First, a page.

(Interview) Christophe from Vitagora on the new rules for food businesses

Christophe BREUILLET, managing director of Vitagora, a sponsor of our last report on the State of Europe’s FoodTech, answers our questions on the new rules food businesses (incumbent and innovative ones) are facing.

Vitagora is a French agri-food innovation cluster, with the distinction of having launched its own FoodTech acceleration program, ToasterLAB. Since 2017, Vitagora has accelerated 50 SMEs and startups via this program.

What was behind your decision to launch ToasterLAB?
Young agri-food companies in Europe, often in the post-incubation stage, urgently needed a support program to acquire the stability of generating their own revenue to sustain their development, and thus avoid lurching from investor to investor. We focused our program on allowing entrepreneurs to connect to an ecosystem of experts and food professionals and make the transition from a “start-up” to a “business” with products or services, a market and a reliable revenue stream. Working with agile startups has provided Vitagora with a huge insight into how companies can reinvent themselves in the face of disruptions.
We are currently working on applying those lessons to increasing the ability of larger food businesses to adapt to game-changers in our industry.

What are some of these game-changers?
The coronavirus crisis has been a major wake-up call regarding how the basics of our business can be upended, even though food remains an essential component of a functioning society. Beyond current events, other game-changers could include the transitions towards a plastic-free industry, the progressive rejection of unsustainable food productions (either through government regulation or consumer pressure), or indeed the radical reconfiguring of our distribution channels, which we are seeing right now thanks to the coronavirus.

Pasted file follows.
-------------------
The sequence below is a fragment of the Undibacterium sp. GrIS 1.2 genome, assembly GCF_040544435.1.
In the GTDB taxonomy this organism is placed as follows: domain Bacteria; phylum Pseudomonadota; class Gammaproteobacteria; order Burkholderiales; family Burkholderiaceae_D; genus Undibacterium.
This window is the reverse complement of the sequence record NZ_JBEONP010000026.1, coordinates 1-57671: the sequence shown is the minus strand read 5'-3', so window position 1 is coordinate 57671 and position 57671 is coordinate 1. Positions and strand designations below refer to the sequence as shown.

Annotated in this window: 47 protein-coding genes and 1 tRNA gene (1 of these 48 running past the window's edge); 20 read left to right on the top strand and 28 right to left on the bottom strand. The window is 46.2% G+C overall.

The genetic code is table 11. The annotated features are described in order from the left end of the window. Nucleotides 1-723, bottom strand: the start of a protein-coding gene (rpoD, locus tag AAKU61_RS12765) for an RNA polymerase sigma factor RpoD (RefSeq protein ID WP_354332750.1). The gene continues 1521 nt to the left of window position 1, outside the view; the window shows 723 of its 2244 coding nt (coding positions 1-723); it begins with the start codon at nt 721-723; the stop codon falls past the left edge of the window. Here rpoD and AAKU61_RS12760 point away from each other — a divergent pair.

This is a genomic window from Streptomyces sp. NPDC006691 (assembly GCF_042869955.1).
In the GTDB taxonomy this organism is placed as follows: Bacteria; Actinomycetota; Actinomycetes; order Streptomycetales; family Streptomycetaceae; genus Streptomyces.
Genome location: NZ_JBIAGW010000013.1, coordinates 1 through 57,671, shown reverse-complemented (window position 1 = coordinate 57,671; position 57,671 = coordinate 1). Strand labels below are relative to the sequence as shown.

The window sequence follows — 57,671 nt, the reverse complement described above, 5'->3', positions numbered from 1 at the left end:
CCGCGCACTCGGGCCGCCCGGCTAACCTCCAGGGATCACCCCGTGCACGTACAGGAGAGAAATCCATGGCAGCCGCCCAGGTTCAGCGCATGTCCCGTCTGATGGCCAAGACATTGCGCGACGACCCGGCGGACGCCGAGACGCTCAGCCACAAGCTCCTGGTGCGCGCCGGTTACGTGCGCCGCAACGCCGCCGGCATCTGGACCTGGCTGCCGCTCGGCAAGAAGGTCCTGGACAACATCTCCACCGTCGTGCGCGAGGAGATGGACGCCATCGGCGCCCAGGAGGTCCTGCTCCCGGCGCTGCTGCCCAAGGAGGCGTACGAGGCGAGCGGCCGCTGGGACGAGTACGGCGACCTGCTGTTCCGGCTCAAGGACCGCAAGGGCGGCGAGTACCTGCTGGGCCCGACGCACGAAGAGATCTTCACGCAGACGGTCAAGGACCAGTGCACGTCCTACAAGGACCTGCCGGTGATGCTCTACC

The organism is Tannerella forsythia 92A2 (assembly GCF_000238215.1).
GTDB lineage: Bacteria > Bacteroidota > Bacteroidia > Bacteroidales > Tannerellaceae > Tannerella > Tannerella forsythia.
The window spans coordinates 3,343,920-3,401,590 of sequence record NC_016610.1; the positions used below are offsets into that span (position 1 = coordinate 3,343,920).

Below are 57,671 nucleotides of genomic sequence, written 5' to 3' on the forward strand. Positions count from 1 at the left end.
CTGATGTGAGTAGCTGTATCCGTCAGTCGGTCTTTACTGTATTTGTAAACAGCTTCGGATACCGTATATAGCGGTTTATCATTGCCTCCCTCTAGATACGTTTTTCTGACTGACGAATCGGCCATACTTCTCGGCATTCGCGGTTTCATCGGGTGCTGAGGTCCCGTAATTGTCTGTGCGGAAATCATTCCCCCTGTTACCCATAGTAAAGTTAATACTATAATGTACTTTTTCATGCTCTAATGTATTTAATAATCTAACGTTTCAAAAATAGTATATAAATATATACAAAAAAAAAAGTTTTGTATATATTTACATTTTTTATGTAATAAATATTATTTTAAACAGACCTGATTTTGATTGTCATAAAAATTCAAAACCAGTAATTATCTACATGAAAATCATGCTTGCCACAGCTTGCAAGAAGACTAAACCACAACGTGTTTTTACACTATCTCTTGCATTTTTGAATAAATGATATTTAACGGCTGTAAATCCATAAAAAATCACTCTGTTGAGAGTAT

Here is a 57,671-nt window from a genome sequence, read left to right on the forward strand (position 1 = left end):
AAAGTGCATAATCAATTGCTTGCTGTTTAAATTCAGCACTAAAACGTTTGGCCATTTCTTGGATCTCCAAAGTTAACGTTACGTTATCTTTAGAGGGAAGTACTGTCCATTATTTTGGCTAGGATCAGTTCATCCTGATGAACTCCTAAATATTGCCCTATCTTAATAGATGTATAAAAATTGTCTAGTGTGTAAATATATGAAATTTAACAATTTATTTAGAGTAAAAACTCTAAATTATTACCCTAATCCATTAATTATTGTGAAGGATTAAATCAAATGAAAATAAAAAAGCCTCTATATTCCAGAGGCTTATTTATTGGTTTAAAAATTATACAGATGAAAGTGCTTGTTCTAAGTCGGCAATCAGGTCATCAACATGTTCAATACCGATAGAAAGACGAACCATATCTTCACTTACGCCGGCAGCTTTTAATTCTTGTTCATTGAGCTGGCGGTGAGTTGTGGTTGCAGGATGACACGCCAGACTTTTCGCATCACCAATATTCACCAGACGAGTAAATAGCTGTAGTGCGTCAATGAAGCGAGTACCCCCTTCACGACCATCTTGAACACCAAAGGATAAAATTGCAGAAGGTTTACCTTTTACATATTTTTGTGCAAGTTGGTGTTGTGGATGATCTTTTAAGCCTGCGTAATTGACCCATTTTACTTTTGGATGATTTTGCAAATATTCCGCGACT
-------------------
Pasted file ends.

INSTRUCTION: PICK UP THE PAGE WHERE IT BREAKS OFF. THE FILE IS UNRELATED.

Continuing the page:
What scope is there for larger food businesses to match a startup’s agility?
Understanding the central role played by your business model is the first step. We have been working with the Burgundy School of Business for two years to develop reliable decision support tools to help our members to strategize new agri-food business models. The next step is to disconnect an innovative business project from the cumbersome corporate processes that weigh it down and to reconnect it to an agile support system of experts. The “intrapreneurship” model is a proven means of doing so. As the rules of how we do food business are being rewritten, this is a timely lesson in agility for us all.


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